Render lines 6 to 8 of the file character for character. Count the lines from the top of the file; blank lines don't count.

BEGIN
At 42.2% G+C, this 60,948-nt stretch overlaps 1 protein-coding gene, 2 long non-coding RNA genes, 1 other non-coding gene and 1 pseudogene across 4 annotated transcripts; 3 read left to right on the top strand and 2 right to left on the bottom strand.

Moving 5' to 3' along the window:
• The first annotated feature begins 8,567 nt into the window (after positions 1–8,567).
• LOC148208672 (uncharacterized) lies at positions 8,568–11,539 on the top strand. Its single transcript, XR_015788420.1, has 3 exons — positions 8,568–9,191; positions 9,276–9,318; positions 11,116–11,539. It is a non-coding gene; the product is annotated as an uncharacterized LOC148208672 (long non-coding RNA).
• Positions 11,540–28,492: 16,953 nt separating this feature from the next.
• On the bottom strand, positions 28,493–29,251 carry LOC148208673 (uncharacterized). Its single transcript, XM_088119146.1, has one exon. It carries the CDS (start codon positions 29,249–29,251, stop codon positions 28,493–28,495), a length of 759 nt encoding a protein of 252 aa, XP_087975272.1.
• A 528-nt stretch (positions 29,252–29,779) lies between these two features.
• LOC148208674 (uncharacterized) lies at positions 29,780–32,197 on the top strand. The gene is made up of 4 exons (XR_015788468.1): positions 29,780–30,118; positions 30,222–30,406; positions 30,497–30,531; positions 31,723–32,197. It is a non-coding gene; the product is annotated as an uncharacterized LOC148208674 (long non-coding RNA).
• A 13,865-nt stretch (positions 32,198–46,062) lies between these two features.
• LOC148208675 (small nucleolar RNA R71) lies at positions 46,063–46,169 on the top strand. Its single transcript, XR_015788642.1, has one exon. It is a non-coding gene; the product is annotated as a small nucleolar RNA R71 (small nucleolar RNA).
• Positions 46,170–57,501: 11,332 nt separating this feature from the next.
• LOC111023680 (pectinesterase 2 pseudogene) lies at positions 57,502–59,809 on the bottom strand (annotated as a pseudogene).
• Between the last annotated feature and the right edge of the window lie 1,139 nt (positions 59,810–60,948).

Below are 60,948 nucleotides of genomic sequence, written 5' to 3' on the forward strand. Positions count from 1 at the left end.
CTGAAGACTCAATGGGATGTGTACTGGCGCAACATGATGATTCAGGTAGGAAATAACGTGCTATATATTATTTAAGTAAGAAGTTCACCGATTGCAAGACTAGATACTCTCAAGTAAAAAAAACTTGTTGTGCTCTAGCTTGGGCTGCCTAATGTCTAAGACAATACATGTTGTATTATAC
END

• On the bottom strand, positions 28,493–29,251 carry LOC148208673 (uncharacterized). Its single transcript, XM_088119146.1, has one exon. It carries the CDS (start codon positions 29,249–29,251, stop codon positions 28,493–28,495), a length of 759 nt encoding a protein of 252 aa, XP_087975272.1.
• A 528-nt stretch (positions 29,252–29,779) lies between these two features.
• LOC148208674 (uncharacterized) lies at positions 29,780–32,197 on the top strand. The gene is made up of 4 exons (XR_015788468.1): positions 29,780–30,118; positions 30,222–30,406; positions 30,497–30,531; positions 31,723–32,197. It is a non-coding gene; the product is annotated as an uncharacterized LOC148208674 (long non-coding RNA).